Fibrosed Type 2 Neovascularization Results in ORT, Finds Stu
A Study was conducted to investigate the role of Type 2 macular neovascularization with subsequent subretinal fibrosis in the pathogenesis of outer retinal tubulation (ORT).

Researchers conducted study of patients with stabilized inactive exudative macular degeneration who had been treated with intravitreal injections of antivascular endothelial growth factor agents. Baseline fluorescein and optical coherence tomography images were included. Macular neovascularizations (MNVs) were classified by type and size. Consecutive optical coherence tomography images analyzed for ORT development.

--144 eyes of 134 patients were included in this study. 60 eyes presented with pure Type 1 MNV. 84 eyes presented with some Type 2 component of MNV.

--In total, evidence of ORT is shown in 55 (38%) eyes. In the Type 1 group, 6.7% developed ORT.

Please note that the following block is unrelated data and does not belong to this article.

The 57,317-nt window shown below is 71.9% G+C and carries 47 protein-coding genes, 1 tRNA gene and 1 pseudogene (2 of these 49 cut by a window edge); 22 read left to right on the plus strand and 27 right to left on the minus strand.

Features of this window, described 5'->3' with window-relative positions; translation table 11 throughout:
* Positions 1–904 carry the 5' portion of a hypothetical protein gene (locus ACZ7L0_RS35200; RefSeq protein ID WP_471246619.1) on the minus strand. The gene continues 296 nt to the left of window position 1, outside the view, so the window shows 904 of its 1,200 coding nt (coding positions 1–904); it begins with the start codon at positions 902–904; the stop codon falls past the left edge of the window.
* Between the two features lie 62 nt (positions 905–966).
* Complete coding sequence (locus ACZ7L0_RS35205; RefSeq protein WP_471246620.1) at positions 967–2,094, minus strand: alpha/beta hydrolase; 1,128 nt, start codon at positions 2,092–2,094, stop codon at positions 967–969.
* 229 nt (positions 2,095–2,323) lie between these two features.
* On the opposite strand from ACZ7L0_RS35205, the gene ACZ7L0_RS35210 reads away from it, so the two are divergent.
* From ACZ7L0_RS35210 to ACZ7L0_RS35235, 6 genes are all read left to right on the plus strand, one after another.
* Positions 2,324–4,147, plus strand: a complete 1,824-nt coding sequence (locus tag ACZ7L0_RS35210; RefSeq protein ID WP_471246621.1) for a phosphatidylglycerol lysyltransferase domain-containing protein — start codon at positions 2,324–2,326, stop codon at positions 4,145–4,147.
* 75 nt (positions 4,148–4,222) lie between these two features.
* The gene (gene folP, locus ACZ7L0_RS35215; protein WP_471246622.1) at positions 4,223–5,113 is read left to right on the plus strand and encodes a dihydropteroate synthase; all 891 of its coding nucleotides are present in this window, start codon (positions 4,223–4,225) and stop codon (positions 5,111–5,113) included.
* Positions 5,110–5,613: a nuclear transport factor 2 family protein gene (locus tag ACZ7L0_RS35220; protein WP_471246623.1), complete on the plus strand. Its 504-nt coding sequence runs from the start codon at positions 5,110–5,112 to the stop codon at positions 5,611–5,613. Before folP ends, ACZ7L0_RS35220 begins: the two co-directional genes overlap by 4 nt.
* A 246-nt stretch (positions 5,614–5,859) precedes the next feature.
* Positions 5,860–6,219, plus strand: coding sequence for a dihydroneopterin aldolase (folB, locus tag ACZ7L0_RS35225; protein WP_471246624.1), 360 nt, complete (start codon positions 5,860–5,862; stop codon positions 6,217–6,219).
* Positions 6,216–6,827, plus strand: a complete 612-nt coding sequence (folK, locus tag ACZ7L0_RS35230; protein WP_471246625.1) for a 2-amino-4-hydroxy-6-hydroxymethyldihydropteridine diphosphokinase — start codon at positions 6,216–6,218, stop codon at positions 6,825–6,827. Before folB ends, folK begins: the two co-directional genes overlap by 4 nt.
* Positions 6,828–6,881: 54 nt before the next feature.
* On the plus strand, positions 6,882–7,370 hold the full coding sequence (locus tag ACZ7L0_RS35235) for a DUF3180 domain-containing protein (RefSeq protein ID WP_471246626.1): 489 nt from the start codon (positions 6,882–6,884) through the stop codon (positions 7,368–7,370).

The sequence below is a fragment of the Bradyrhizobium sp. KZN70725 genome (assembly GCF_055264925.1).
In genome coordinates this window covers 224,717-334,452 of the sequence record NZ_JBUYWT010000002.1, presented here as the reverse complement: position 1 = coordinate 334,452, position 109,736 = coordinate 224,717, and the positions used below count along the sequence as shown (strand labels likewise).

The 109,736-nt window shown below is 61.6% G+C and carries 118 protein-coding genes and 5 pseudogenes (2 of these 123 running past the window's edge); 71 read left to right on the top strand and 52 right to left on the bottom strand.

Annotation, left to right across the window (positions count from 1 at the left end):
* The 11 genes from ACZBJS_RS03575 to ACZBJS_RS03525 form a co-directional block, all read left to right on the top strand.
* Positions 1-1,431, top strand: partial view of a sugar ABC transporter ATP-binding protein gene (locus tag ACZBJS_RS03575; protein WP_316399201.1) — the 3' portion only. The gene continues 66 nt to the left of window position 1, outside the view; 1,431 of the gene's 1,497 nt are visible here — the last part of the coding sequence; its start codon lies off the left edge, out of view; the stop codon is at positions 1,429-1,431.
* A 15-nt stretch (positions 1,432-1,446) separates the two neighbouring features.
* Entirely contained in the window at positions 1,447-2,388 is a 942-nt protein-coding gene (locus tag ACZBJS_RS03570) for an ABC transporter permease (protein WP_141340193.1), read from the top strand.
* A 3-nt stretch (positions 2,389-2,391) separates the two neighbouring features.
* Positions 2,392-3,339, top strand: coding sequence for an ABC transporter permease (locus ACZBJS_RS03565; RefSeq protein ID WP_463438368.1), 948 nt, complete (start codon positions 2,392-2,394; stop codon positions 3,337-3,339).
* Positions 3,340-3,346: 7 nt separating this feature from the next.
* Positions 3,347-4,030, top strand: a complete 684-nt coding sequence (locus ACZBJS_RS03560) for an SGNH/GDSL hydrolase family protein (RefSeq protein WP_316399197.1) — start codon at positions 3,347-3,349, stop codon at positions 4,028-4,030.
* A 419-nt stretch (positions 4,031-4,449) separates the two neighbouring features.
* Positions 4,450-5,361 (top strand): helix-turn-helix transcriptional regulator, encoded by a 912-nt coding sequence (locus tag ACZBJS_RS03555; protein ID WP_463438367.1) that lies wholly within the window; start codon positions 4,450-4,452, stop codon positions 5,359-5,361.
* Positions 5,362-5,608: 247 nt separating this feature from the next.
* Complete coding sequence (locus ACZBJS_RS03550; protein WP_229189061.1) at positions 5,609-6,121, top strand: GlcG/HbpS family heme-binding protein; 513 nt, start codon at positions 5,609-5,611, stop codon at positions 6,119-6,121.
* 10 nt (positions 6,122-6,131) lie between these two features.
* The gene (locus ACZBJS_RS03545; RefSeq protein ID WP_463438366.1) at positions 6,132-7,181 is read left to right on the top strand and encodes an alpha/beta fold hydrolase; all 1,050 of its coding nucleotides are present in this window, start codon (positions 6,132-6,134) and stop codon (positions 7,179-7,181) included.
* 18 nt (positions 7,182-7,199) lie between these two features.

--Outer retinal tubulation developed in 61% of eyes with some Type 2 component of the MNV.

--Among eyes that developed ORT, 92.7% presented with some Type 2 component.

--In a multivariate analysis, Type 2 membranes on optical coherence tomography, larger MNV size and more than 1.5 DA, and presence of subretinal fibrovascular material are associated with higher odds of ORT formation.

--Once the ORT is formed, fibrosis was observed directly underlying the ORT on SD-optical coherence tomography in 70.9% of cases.

Conclusively, ORT development is predicted by Type 2 membranes at presentation. ORT is frequently accompanied with fibrosis. Study shows that Type 2 MNV-derived fibrosis contraction is necessary for ORT development.